World Intellectual Property (IP) Day is celebrated on 26 April each year. It was established by the World Intellectual Property Organisation (WIPO) in 2000 in commemoration of the day the Convention establishing WIPO came into force. The day is celebrated by Intellectual Property Offices, IP lawyers and agents around the world with activities and events that promote general awareness of the importance of IP.
In 2019 the theme of World IP Day is “Reach for Gold: IP and Sport” and its purpose is to highlight the interconnection between IP rights and sport. Modern sport is a global industry with different stakeholders, all of whom have varying interests that are protected by different categories of IP law, namely patents, trade marks, industrial designs, copyright. The object of IP law is to encourage and incentivise economic activity by granting legal exclusivities for creativity and innovation that meets the legal criteria of each category of IP, and which IP rights holders can commercialise for their economic benefit. These legal exclusivities are valuable IP assets as they prohibit third parties from exploiting the underlying creativity or innovation without the prior consent of proprietors of IP assets, who may grant such consent subject to payment of licensing fees or royalties and any other conditions they deem fit.
A patent is a legal document which grants the proprietor of the invention, within a specific territory and for a defined period, the exclusive right to control the use of the invention by prohibiting third parties from making, selling or using the invention without the authority of the proprietor. Patents can be obtained for improvements on prior inventions as long as the technical effect of the improvement is significant and was not obvious to a person skilled in the field of the invention. They are granted in all fields of technology including sport technology. Well known patents in the sports industry include the Skycam, the video assisted referee, and athletic shoes that are fitted with devices that track the wearer’s performance.
A trade mark is a mark used in relation to goods and services by a business for the purpose of indicating a connection in the course of trade between the business and its goods or services, and distinguishing them from the goods or services of other businesses. A mark includes a badge, brand, carton panel, colour, design, device, emblem, figurative drawing picture or image, heading, label, letter, logo, logotype, monogram, name, numeral, packaging, pattern, shape (but not the features of the shape), script, sign, signature, slogan, symbol, ticket, word (in plain lettering or in special form or stylised), wrapper, or any combination thereof. In some countries non-traditional marks are catered for, such as sound marks, smell marks, taste marks, and multimedia marks (moving images, holograms and gestures). Trade marks are valuable IP assets which, if strategically used, can provide businesses with a competitive edge as a sign of the quality or brand associated with their goods and services. Sports manufacturers such as Nike, Adidas, New Balance, Sketchers, Puma and Asics are well known brands for athletic shoes, sports apparel and equipment. They make strategic use of strong IP rights to retain and increase their market share of the global sports industry.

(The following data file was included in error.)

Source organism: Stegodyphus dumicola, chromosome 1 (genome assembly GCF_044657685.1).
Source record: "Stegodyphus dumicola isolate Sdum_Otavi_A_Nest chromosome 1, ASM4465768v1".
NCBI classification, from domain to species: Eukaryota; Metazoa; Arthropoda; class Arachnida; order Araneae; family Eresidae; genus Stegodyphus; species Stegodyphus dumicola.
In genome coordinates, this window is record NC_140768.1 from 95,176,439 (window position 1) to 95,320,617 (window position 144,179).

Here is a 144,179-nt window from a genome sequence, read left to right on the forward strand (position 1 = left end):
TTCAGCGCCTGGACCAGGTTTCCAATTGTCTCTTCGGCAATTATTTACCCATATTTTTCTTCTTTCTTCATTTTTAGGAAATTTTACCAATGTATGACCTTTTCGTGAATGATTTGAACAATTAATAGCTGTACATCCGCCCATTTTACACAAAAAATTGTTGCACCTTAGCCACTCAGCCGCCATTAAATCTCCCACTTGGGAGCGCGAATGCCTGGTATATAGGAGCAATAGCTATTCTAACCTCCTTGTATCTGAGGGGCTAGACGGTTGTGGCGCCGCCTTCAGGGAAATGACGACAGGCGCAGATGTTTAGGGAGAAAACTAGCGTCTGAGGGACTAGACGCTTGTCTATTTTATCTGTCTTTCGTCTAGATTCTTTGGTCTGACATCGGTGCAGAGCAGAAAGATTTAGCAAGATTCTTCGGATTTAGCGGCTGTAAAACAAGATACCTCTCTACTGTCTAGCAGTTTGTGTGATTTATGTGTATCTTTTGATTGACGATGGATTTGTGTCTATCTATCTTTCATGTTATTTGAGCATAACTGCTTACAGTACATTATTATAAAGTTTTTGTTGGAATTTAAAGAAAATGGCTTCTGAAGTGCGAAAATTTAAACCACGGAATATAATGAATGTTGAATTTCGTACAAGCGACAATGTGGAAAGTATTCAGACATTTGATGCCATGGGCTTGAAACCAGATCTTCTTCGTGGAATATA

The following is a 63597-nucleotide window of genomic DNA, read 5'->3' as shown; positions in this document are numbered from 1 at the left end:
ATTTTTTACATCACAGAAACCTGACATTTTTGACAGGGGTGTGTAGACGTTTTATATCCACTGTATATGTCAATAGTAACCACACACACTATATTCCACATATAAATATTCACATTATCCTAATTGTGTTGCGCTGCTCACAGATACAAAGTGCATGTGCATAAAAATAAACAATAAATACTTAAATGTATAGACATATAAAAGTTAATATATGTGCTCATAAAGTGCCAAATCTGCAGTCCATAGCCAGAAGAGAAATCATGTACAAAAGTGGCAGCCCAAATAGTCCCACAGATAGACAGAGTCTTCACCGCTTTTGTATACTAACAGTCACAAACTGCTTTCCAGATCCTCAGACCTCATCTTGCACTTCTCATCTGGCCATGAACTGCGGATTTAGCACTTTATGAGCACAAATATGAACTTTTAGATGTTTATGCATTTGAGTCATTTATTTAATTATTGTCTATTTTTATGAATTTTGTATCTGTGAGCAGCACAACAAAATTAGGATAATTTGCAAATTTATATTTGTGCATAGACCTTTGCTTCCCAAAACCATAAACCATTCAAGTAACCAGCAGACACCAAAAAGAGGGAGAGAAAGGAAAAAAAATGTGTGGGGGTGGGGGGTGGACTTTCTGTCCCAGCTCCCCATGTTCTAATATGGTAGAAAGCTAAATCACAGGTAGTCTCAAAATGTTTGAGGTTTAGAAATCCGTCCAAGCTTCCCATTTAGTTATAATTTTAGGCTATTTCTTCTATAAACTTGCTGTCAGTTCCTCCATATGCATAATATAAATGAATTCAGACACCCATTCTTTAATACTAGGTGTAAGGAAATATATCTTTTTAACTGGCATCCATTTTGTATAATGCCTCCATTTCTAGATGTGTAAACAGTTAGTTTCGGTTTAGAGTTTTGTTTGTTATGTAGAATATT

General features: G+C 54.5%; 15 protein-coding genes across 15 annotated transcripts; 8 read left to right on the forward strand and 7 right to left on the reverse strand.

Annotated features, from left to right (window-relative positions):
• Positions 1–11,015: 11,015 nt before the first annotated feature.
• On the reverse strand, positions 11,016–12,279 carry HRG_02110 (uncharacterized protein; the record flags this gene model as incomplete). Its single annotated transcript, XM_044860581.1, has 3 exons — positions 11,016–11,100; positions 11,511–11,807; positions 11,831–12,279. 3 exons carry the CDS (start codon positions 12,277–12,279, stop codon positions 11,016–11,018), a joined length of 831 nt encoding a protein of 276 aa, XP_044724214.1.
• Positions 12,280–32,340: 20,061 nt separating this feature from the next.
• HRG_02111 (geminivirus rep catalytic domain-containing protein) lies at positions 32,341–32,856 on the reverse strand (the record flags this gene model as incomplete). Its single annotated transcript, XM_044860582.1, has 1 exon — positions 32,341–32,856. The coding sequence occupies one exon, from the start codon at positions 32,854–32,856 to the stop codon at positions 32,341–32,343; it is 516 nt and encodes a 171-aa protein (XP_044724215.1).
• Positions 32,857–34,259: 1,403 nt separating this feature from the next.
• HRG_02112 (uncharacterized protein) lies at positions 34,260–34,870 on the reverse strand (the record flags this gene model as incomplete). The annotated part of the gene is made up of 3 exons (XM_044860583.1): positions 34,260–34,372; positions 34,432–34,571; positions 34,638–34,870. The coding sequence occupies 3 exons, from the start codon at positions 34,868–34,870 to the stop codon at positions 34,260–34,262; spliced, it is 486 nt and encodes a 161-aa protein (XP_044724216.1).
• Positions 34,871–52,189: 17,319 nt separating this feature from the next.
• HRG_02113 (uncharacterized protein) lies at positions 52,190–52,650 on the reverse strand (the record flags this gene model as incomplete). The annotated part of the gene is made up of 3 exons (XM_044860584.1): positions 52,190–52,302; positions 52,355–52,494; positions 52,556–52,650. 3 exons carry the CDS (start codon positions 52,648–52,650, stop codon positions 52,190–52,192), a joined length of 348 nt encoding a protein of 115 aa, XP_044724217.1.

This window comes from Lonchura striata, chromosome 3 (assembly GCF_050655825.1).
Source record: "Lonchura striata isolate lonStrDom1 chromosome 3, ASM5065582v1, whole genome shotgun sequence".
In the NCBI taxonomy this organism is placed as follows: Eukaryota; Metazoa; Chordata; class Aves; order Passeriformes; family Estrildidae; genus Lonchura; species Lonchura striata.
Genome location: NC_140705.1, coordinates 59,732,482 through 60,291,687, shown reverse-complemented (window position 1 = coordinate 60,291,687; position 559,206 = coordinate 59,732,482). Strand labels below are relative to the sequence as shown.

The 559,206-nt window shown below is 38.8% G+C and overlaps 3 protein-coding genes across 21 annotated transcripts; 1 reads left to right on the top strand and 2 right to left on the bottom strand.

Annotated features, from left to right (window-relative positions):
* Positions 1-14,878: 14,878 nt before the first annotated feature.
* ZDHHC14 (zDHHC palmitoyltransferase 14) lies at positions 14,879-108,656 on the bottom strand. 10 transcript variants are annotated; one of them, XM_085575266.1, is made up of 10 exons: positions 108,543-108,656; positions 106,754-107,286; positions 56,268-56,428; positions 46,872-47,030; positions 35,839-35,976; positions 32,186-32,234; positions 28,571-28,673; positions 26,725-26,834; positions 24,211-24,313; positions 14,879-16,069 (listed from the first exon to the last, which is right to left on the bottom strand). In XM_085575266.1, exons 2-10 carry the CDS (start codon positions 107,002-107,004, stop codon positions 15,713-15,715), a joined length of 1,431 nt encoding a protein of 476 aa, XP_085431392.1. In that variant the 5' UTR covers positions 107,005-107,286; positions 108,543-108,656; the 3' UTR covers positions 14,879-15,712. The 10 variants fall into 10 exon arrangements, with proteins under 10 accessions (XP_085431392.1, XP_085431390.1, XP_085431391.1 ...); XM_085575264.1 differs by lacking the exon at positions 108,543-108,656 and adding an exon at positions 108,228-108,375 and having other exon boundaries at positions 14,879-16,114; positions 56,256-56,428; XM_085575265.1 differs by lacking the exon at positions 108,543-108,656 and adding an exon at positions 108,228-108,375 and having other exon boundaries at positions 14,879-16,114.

An industrial design relates to those aspects of goods and articles which make them aesthetically appealing and facilitate their marketing and commercialization. These aspects may consist of features such as the shape, surface, patterns, lines or colour. Industrial designs are applied to a wide variety of products in industry and handicrafts such as the Coca Cola contour bottle, the Mini Cooper car, the Converse All Star sneaker and Vlisco fabric designs.
Copyright is a legal right which permits the owner of an original work which is recognised by law as eligible for copyright protection the exclusive right to deal with such work, and to authorise third parties to deal with any feature of the bundle of copyright that the owner permits them to deal with. Works which are eligible for copyright protection include literary works, musical works, audio – visual works, sound recordings, broadcasts, programme carrying signals and published editions. Examples of original creations protected by the law of copyright include live coverage of sports events carried by speciality sport networks such as Super Sport, NBA TV, ESPN and Golf Channel on television, radio and other media platform.